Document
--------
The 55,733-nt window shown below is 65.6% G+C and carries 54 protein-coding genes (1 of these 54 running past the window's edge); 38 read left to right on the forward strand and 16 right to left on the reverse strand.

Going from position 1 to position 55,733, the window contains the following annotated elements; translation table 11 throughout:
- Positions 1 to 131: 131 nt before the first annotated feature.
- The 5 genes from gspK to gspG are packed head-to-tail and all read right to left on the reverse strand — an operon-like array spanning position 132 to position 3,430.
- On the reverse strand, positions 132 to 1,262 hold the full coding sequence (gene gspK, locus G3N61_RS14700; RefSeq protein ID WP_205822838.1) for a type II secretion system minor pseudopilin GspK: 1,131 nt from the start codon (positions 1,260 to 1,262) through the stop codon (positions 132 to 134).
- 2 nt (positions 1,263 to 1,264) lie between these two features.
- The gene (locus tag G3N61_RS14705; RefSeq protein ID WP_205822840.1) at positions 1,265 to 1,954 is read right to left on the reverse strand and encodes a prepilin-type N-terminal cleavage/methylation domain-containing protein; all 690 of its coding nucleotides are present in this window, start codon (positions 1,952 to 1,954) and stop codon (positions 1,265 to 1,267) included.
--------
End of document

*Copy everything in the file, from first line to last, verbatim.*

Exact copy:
The 55,733-nt window shown below is 65.6% G+C and carries 54 protein-coding genes (1 of these 54 running past the window's edge); 38 read left to right on the forward strand and 16 right to left on the reverse strand.

Going from position 1 to position 55,733, the window contains the following annotated elements; translation table 11 throughout:
- Positions 1 to 131: 131 nt before the first annotated feature.
- The 5 genes from gspK to gspG are packed head-to-tail and all read right to left on the reverse strand — an operon-like array spanning position 132 to position 3,430.
- On the reverse strand, positions 132 to 1,262 hold the full coding sequence (gene gspK, locus G3N61_RS14700; RefSeq protein ID WP_205822838.1) for a type II secretion system minor pseudopilin GspK: 1,131 nt from the start codon (positions 1,260 to 1,262) through the stop codon (positions 132 to 134).
- 2 nt (positions 1,263 to 1,264) lie between these two features.
- The gene (locus tag G3N61_RS14705; RefSeq protein ID WP_205822840.1) at positions 1,265 to 1,954 is read right to left on the reverse strand and encodes a prepilin-type N-terminal cleavage/methylation domain-containing protein; all 690 of its coding nucleotides are present in this window, start codon (positions 1,952 to 1,954) and stop codon (positions 1,265 to 1,267) included.